Yet data can be worth a good deal in the aggregate — just ask some of the major tech companies. The economics here are a bit like the economics of voting. If it were legal, and you tried to sell your vote and your vote alone, you might not get much more than 0.3 cents. That vote is unlikely to prove decisive. Yet average and marginal value do not coincide. If someone could buy a whole block of votes, which in turn could swing an election, the price could be much higher.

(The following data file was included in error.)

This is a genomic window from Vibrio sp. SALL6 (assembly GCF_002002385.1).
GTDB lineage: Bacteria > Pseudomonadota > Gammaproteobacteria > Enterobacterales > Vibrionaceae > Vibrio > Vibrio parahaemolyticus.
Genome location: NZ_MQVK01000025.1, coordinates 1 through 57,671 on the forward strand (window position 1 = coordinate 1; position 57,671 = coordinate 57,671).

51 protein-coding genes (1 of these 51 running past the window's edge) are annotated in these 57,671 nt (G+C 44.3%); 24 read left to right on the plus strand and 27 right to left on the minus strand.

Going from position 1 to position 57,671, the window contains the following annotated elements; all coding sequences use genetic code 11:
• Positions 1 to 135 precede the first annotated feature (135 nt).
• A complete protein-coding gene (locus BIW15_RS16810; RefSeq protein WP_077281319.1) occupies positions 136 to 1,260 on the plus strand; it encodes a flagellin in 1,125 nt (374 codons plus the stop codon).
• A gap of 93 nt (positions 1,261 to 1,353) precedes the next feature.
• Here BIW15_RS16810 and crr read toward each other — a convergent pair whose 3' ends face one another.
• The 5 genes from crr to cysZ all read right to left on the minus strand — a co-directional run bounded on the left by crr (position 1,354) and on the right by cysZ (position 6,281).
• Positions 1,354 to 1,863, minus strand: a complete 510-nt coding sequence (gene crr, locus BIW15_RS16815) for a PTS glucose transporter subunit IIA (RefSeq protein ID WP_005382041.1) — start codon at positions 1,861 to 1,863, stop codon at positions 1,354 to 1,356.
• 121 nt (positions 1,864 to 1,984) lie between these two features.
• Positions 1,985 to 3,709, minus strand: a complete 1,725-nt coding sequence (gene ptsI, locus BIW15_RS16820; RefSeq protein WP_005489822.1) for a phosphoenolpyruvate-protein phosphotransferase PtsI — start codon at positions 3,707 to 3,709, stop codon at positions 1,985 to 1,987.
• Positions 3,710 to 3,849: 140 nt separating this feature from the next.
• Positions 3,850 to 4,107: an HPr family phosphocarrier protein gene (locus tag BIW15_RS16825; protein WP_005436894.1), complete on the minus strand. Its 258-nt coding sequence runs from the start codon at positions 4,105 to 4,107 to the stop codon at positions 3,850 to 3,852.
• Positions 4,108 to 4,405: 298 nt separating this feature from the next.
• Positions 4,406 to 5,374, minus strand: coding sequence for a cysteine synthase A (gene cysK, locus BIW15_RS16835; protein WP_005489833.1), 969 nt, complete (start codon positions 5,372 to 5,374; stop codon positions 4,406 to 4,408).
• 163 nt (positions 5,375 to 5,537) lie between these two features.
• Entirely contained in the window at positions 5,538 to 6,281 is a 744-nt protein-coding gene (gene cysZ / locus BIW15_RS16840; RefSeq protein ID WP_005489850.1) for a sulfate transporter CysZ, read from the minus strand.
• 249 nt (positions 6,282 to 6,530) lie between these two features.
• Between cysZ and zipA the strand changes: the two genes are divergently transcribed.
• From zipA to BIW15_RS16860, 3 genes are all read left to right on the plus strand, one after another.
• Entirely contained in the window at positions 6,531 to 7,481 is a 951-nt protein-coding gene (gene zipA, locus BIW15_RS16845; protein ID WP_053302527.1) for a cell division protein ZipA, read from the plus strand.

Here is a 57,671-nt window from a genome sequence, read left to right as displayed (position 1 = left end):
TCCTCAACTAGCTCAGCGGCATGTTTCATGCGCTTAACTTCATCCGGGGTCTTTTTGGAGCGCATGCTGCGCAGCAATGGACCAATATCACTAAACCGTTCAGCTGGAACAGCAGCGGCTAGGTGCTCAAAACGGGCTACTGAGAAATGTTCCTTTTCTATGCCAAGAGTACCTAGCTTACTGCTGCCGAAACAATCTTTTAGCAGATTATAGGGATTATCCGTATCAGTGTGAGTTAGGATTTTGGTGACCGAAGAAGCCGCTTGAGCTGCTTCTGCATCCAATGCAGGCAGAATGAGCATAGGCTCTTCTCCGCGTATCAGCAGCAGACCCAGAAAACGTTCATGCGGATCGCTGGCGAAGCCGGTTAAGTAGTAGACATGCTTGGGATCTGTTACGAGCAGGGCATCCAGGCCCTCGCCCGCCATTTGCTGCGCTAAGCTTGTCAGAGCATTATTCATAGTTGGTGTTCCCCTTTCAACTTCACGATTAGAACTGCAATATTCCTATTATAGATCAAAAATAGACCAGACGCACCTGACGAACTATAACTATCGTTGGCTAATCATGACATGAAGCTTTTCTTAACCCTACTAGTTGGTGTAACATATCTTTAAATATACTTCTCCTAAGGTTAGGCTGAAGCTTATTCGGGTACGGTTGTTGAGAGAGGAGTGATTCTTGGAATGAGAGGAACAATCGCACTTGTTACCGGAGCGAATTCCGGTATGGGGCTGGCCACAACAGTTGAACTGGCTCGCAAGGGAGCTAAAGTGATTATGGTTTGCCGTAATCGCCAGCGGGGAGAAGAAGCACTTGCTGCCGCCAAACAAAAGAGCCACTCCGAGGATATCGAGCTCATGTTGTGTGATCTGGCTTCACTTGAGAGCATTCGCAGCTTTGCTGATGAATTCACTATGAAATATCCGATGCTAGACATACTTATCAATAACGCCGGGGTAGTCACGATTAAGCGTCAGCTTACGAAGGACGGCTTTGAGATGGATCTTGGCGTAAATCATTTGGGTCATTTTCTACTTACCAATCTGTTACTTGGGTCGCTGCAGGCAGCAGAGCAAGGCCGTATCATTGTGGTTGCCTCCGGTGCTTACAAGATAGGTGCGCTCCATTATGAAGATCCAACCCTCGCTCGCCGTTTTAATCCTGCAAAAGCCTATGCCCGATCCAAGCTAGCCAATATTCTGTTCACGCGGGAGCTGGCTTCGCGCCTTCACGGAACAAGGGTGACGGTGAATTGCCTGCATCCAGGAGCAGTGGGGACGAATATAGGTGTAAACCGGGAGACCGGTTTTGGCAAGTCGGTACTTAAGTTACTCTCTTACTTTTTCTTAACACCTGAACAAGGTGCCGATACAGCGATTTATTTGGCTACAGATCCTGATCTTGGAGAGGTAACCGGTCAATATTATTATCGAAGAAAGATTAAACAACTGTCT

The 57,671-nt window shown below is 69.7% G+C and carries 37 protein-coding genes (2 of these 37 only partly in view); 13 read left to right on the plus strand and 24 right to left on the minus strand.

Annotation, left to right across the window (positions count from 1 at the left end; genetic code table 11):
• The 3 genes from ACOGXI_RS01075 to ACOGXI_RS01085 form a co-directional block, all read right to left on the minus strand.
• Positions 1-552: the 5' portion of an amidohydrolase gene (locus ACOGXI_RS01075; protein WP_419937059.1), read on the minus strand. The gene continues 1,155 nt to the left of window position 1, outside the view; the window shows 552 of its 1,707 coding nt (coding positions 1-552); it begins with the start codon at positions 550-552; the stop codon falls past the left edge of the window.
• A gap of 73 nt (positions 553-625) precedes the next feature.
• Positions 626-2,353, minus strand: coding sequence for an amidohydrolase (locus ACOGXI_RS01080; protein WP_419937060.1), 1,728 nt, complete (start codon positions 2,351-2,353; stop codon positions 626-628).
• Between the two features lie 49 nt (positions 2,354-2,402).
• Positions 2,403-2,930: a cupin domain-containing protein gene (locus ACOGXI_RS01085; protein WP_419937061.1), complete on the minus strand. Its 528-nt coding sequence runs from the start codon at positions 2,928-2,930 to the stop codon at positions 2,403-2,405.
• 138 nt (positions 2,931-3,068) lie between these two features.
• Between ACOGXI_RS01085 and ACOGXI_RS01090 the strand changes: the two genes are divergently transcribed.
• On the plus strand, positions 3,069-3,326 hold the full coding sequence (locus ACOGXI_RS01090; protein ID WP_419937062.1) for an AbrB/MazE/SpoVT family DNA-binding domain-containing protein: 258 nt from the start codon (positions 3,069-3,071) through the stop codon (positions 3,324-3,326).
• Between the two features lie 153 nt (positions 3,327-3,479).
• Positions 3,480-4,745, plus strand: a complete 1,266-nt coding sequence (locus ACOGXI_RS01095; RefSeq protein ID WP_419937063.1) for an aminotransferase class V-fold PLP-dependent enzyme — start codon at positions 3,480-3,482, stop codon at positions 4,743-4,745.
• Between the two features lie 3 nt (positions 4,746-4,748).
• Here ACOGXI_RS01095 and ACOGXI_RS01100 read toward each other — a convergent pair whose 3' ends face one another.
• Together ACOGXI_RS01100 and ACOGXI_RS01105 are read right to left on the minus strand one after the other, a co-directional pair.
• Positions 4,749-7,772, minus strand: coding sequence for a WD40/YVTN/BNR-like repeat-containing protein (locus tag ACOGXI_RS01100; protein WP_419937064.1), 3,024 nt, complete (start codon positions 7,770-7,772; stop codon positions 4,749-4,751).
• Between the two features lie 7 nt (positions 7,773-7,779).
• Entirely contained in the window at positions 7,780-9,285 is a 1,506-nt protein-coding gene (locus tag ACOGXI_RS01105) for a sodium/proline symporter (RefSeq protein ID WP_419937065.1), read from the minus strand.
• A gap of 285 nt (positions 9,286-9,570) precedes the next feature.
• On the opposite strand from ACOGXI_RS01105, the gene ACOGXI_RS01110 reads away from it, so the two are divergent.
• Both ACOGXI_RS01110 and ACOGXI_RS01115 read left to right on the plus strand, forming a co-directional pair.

Star and Bowker (2006) on our transient of data infrastructures: “a continued maintenance effort to keep data accessible and usable [will be required] as it passes from one storage medium to another and is analysed by one generation of database technology to the next”.